4 H v'''",?t ' "V'' ' f.'V Wt . --sQS leakit)K'. and even culler history.
1? VZl4?rkJ j-Yr V;tBUp ( iv".,l kirt.SSlv LuSiMt When Columbus sailed Itv ltaa hu l,e-
UJ. r f V' fc '!Vjp :ilV3-iS-' A r.l' ill tiil 351 3J0( 555' "n 11,111111 lllt' " ,ft uiuia islands and t he
B l.Hl?3yiSS WW J&PZh&Mi '43 'ntlnent Impaled tho sea road to
M L 1 '. ' mhUWM P' ' . -TS (,i,t,,!l'' Hiu-nt explorers tried to
Hj- l 5f l ' WWSi wSBSWO flw' 9TriFteoT "nd u passage through the land to the
kL - .III 'OTrS If S f,? li .flViAWr StW sea beyond.
Broadway and Vesev street. " .' " J-"J." '.jL . "ifrT 1
Hall in 1830, now The Sun
YORK'S EARLY DAY
Jlshed primarily as a military post to
secure possession of Florida In order to
prevent other nations settling there and
Interfering with tho treasure ships of
Spain passing1 between Mexico nnd the
old country, but It was also a centre of
missionary work among tho Indians.
"Jamestown was settled In 1607.
Plymouth was not settled until 1C20.
It was between these two dates that the
commerce of the Hudson Valley wns
begun. 'While too much cannot be said
of the wonderful enterprise and courage
which led to the first permanent plant
ing of Anglo-Saxon civilization upon
this continent at Jamestown, It Is never
theless to be observed that tho early
years of that colony were characterized
by a desperate strugglo for mere exist
ence; tho development of a commerce,
much as It was desired, was out of the
"Tho Colonists did not at first raise
enough nrotlucn tn sustain their men
j lives, ami were kept alive partly by
I food brought from the mother country
Building. rrom vuientine' Manual.
The Park and City Hall.
Dozens of Autumn
Possible for New Yorker Who Wishes
to Become Acquainted With Citj
by what were called the first supply, the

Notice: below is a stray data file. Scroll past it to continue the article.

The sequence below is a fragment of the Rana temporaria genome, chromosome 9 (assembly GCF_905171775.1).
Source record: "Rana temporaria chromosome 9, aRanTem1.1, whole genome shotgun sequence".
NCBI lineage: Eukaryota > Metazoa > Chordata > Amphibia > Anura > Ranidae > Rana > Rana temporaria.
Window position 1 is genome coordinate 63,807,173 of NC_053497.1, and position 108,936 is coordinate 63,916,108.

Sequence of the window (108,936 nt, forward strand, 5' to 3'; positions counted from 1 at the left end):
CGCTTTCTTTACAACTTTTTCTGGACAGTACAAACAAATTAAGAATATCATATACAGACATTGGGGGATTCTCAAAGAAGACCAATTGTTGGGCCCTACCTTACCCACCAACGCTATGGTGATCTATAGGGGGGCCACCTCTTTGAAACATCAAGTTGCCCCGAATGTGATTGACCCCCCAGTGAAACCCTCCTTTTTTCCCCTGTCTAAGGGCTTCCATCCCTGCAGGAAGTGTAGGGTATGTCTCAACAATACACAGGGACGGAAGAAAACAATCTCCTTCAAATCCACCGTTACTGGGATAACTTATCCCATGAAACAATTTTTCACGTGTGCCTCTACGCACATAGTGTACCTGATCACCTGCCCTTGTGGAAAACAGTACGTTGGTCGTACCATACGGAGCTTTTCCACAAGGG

teeond supply, the third supply, &c, nnd
corn exacted from tho Indians much
against the. latter's will. It Is true,
they sent back to England some rough
timber, a consignment' of sassafras, a
cago of flying squirrels for the King, a
load of ellow dirt which was thought
to contain gold. &c, but nothing In
those early years of sufficient value to
compensate tho factors for their Invest
ments; whllo the. Colonists perished
with starvation and Indian massacres
until their precarious hold on tho con
tinent was almost broken.
"It was rot until 1014 or 1C15 Just
about tho timo of chartering of tho New
Netherland commerce that their atten
tion was turned seriously to the culti
vation of tobacco, which eventually he
came a staplo crop; but for several
years after that, even, while developing
the culturo of tobacco, they wero so
improvident that they did not raise
I edible crops enough to feed themsclve
and had to he assisted with the neces
sities of e.xlstenco sent from England.
"Meanwhile tho Dutch, who for many
years had had a profitable commerce
with Russia In furs nnd who wero keen
rivals of the English Muscovy Company
in the Itussian trade, quick to realize
the value of the resources of these com
modities In the Hudson Valley, began
. trading In this unappropriated region.
' That the commerce was profitable from
the very beginning Is evident from the
eagerness with which tho Amsterdam
merchants applied for a monopolistic
charter after their preliminary voyages
hither, and the Jealousy with which
they regarded any attempts nt competi
tion, surreptitious or otherwise, after